Constant awareness of the details of the score towards greater expression

   Infallibly consistent good posture and vocal production

  Quick recognition of most important intervals within a choral score

   Theoretical knowledge of functional harmony

   Developing awareness of the unique demands of various historical styles

  Demonstration of all the facets of good vocal production at all times

Behavioral Goals

   Respect for the art of choral music

   Everything done and said for the good of the ensemble

   Model of deportment for the rest of the choral program

   Immediate response to director’s downbeat and instructions

   Absolute respect for peers

   Unfailing focus throughout the rehearsal


The Hebdomadary will rotate every two days.  Although the word refers to a week’s service, I still like how it sounds.  Performance will be graded this year in order to enhance aural skills and fluency in expressive conducting.  In addition, the Hebdomadary will also work at the end of the lunch hour with the Foundations III choir. 

On your two successive days of responsibility, plan on the following

12:25 p.m.

   Work with the Foundations III choir.  Since you will not have been at all of their rehearsals, your musical task will be coordinated with Dr. Westendorf.  It may be improving tone, working on a passage with solfege and Curwen hand signs, refining two and three part singing, or other technical basics.

3:05 p.m.

   The expectation this year is that all will be standing in place with music precisely at the bell.  The Hebdomadary will set the example through verbal communication and positive example.  At the end of Dr. Westendorf’s warm up, the Hebdomadary will have prepared one solution to an technical difficulty within a very short passage that is in the current repertoire.  Prepare an exercise that is independent of the actual passage.  Any one particular aspect may be addressed, such as intonation, expression, balance, blend, and so on.  The goal should be very concentrated.  After this the actual passage can be rehearsed with a conducting gesture showing tempo, dynamic, and mood, with no verbal instruction or prompting.  Immediately afterwards give only one instruction, repeat the passage, and truly listen for improvement.  You may repeat this procedure, but take no more than 4 or 5 minutes.  At that point, check that the choir has pencils in hand, not just stored in folders.  The Hebdomadary will ensure that all chairs are stacked at the end of rehearsal, and that all contribute in this task.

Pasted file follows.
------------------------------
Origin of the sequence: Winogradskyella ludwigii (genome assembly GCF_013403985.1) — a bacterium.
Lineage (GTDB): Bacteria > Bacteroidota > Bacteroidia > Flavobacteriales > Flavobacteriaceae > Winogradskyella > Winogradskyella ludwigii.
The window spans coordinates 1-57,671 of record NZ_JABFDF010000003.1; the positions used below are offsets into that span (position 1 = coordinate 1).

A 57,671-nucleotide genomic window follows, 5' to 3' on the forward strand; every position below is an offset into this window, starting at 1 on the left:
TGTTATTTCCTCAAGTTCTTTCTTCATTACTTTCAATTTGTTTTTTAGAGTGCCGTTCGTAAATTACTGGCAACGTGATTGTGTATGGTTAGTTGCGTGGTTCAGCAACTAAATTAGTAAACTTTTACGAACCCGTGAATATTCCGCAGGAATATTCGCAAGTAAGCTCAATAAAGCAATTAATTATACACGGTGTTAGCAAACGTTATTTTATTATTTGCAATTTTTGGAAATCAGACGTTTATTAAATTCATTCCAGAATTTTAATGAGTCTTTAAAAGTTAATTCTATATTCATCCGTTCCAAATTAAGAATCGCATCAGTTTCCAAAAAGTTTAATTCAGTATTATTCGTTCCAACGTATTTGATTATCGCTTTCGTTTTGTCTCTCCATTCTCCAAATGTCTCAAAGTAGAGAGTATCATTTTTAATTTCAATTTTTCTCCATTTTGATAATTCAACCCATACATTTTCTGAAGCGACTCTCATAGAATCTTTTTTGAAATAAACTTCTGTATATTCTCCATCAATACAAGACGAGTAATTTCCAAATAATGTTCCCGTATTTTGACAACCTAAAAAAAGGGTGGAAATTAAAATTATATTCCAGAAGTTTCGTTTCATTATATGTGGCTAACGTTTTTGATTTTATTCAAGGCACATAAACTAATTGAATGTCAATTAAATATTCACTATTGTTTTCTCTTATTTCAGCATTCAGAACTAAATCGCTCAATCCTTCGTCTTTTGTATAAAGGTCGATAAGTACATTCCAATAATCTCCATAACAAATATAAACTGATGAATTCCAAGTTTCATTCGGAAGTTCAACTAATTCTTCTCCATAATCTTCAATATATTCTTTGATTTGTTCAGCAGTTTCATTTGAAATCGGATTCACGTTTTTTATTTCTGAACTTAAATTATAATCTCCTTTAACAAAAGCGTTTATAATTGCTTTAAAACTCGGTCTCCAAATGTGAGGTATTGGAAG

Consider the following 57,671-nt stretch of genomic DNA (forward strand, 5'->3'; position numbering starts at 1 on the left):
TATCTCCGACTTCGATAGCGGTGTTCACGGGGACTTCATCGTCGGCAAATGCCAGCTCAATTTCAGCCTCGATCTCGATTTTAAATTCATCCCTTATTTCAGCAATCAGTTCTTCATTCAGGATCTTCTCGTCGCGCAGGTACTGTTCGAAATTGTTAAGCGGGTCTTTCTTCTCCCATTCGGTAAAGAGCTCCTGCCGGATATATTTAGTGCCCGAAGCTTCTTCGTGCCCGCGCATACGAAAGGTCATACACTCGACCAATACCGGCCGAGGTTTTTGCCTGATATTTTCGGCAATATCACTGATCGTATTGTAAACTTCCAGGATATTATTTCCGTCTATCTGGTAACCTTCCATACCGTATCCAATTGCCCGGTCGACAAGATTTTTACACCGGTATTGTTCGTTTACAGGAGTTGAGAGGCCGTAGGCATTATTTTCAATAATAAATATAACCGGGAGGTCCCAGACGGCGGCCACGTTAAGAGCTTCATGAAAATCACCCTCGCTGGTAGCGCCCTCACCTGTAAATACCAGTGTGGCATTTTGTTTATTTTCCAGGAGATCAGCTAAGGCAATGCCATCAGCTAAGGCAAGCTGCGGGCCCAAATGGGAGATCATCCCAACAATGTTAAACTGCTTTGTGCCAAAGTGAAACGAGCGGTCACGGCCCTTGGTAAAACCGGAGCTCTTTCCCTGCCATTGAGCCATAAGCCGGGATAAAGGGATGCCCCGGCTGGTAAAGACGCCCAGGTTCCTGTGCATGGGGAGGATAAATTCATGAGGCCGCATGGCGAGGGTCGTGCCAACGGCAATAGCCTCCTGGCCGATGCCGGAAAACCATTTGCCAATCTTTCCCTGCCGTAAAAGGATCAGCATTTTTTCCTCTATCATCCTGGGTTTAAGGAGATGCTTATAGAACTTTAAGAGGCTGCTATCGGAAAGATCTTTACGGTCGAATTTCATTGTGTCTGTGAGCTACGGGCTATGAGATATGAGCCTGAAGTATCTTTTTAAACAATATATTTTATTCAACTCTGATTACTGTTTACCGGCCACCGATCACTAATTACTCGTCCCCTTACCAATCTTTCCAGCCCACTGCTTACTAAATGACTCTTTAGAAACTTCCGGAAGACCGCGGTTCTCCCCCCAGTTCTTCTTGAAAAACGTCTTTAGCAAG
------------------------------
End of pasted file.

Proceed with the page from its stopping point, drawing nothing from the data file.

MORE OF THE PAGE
Grading will be as follows:

Defining the goal for the choir

Clarity of verbal instruction

Thoughtfulness in preparing exercise

Aural skills as shown in careful listening and consequent instructions

Fluidity and appropriateness of conducting gesture


The Hebdomadary will rotate every two days.  Only medical absences will be excused.  If you know you are going to be absent, arrange for the next person on the list to take your rotation.  In the case of a medical absence, another singer will be assigned for the next day, and the absentee will complete his or her rotation after the rotation of the newly assigned singer.  In any case, take it on yourself to ensure that the two-day pattern stays as intact as possible.  In this way no one will be in front of the choir unprepared.

Rutledge, Chloe

Van Horn, Kyler

Emmert, Clare

Snider, Mary

Kaplan, Matthew

Rhiner, Jennie

Sheard, Liam

Longo, Ashley

Ransom, Belle

Island, Thor

Peterson-Steinert, Tristan

Gray, Makayla

Wertheimer, Aya

Block, Kayla

Burris, Cory

Cumpston, Kaylee

Daniells, Elise

Denomme, Christopher

Featherston, Ryan

Gloria, Michael

McVicker, Timothy

Mertens, Emma

Ozols, Annika

Schermitzler, Brendan

Shonaike, Adeyinka

Thompson, Adrion

Wertheimer, Daniela

Young, Jori